Mosul Dam lies just 50 kilometers from ISIS-held Mosul — and a mere 10 kilometers away from the main front line. On Aug. 7, 2014, ISIS even managed to briefly capture the dam. Nine days later, American air power and Kurdish artillery began pounding militants around the facility. A Kurdish counteroffensive drove ISIS from the dam by Aug. 19.

The structure clearly suffered under the militants’ occupation. ISIS fighters broke one of the water-outlet gates. Many experienced workers fled.

Still, Iraqi ministers and workers at the dam objected to the Americans’ dire assessment of the dam’s condition. The Iraqis pointed out that the dam has withstood greater water pressure in the past without breaking — although they admit they lack the equipment to locate and deal with cavities that occur at depths below 120 meters.

The Army Corps of Engineers has installed instruments to measure the presence of cavities at those depths, and claimed in a Jan. 30, 2016 report that there were an “unprecedented level of untreated voids.”

Mosul Dam. Benedetta Argentieri photo

Rome to the Rescue

After negotiations and delays, the Iraqi government finally awarded a contract for dam repairs to the sole bidder, the Italian engineering firm Trevi. An advance team arrived in April 2016, and since then Trevi has moved in equipment including underground 3D mapping technology and 92 heavy trucks, allowing its team to perform a more thorough reinforcement operation than the local Iraqi maintenance staff is capable of doing on its own.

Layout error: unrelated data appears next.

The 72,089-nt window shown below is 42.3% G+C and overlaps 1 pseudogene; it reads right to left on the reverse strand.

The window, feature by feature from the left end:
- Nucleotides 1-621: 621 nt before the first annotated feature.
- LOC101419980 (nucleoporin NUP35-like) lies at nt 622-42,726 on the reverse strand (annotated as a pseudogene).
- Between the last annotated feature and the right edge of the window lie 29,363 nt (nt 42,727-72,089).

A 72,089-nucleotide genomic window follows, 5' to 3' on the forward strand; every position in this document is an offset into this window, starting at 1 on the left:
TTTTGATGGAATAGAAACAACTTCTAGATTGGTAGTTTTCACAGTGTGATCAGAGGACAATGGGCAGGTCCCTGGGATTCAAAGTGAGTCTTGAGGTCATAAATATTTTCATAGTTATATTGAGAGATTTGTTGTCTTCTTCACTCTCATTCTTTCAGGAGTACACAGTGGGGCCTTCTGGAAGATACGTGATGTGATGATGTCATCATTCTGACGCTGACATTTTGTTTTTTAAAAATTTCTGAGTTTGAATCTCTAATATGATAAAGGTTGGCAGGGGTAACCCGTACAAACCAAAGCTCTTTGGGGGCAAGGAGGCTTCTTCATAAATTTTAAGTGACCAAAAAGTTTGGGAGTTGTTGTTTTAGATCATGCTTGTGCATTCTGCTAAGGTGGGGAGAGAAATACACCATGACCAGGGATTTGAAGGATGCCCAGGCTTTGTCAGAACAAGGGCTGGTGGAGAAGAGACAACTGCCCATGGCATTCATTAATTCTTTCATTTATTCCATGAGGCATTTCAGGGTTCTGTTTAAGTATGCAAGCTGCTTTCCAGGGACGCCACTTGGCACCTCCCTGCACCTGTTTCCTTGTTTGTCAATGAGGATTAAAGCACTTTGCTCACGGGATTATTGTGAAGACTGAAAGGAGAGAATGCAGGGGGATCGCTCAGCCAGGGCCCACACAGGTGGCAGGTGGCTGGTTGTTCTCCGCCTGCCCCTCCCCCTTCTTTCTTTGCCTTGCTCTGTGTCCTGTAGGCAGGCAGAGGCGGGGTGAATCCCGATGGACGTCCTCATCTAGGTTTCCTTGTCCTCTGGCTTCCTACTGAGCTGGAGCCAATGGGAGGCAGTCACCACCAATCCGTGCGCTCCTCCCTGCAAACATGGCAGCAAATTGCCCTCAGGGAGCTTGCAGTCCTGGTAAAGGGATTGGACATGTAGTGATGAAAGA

Between 300 and 450 Italian technicians now reside at the dam. 1,200 Kurdish contract laborers work alongside them.

An American company, Aecom, joined the repair operation as part of a separate, $52-million contract with Baghdad. Its scientists, engineers and geologists help to operate internet-based instruments for monitoring the condition of the dam.

A battalion of Italian army troops protects the repair effort. The first 100 soldiers of Task Force Praesidium arrived in May 2016. They’re part of the 6th Bersaglieri Regiment based in Trapani, Sicily.

The bersaglieri, or “sharpshooters,” are elite light infantry units founded in the Kingdom of Sardinia in 1836, before Italy unified. They wore black feathered caps and distinguished themselves with their marksmanship and their rapid marches. Today there are six, battalion-size bersaglieri regiments.